Tuesday, October 13, 2015

Just because harassment is offensive doesn’t make it illegal

Clifford Harris is a practicing member of the Voodoo religion. His co-workers at Electro-Motive Diesel often expressed their opinion about his religion, calling him “crazy” and describing it as “evil”. (For what it’s worth, they might not have been that off base—Harris once got called into a meeting with his supervisor after he was accused of blowing Voodoo dust on a co-worker.)

The issues came to head one day when Harris discovered that his co-workers had vandalized his locker:
At the end of his shift on February 20, 2010, Harris discovered additional graffiti on his locker that contained the phrases “Resputia,” “Damien,” “Ms. Melodie N Cliff,” “Call me now!!!! Mon,” “Dracula’s locker,” “Transylvanian Whore,” “Voodoo Bitch,” and Harris’s first name, “Clifford.” In addition, the graffiti included a caricature of Harris with red eyes and “cartoonish” moles—corresponding to where Harris actually has moles—a drawing of a snake, a drawing of a horned animal head, and a pentagram. Harris was also distressed to find a fluid-filled condom attached to the lock in such a way that unlocking the locker would require handling the fluid-filled condom.
In Harris v. Electro-Motive Diesel (N.D. Ill. 2/12/15), the court had little issue concluding that the graffiti was based on Harris’s religion:
The graffiti on Harris's locker contained references to the occult, voodoo, and the devil … which overtly mocked Harris’s religion. The caricature mocking Harris’s physical appearance, references to Harris’s name, and the graffiti’s location on Harris’s locker show that the harassment was unmistakably directed at Harris personally. Any reasonable person would take umbrage if the victim of similar religiously-themed vandalism.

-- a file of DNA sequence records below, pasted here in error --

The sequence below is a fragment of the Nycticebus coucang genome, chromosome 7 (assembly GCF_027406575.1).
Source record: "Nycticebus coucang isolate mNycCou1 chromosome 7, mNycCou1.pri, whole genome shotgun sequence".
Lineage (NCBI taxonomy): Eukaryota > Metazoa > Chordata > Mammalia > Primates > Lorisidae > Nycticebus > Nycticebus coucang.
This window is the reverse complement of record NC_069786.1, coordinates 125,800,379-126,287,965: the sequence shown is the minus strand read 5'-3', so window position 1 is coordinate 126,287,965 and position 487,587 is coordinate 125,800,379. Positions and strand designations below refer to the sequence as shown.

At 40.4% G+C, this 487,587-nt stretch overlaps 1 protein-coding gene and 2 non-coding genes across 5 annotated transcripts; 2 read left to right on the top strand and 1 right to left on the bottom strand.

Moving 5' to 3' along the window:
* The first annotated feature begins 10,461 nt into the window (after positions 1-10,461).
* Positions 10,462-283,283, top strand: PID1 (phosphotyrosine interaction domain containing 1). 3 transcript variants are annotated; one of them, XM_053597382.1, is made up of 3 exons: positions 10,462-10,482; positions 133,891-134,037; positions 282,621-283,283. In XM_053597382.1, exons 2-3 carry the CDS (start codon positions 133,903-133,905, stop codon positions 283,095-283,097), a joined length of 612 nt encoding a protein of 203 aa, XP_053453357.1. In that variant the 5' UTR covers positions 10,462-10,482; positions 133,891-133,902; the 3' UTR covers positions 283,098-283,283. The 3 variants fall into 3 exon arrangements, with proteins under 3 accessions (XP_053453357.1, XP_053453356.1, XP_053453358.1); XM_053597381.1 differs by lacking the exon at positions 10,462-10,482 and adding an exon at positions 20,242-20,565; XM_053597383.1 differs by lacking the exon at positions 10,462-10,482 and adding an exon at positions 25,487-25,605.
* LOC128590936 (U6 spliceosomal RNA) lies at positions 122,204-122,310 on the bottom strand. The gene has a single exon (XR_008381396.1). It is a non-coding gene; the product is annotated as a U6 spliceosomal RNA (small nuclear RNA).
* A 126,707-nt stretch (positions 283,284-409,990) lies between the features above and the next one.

For similar reasons, a reasonable jury could also find that the graffiti was motivated by Harris’s religion. As discussed above, a jury could infer from the references to the occult, voodoo, and other religious symbolism that religious hostility motivated the vandalism….
That finding, however, did not carry the day for Mr. Harris. Instead, the employer’s quick response to Harris’s complaints won the case:
The graffiti and the condom were removed. EMD responded by warning employees in writing that such harassing or threatening behavior would be punished, possibly with termination, and implemented a policy of regular supervisor locker room checks. By Harris’s own admission, there were no more incidents of vandalism after EMD implemented these policies…. EMD’s prompt response was sufficient because not only was it “reasonably calculated” to end the harassment, it was successful in doing so. There is no basis in this record to conclude that EMD turned a blind eye toward the incident or failed to take sufficient steps to remedy the problem and to keep it from recurring.
This case is a great example of the difference between harassment and Harassment. There is no doubt that the graffiti was offensive and targeted at Harris’s Voodoo. Minds could differ on whether the harassment was severe and pervasive (this court thought it wasn’t; another court could just as easily see it the other way). What should not be in doubt, however, is the effectiveness of this employer’s response and corrective action. Within four days, the employer warned Harris’s co-workers to knock it off … and the harassment stopped. Case closed. Let this be a lesson on the importance of prompt and effective action to complaints of harassment.

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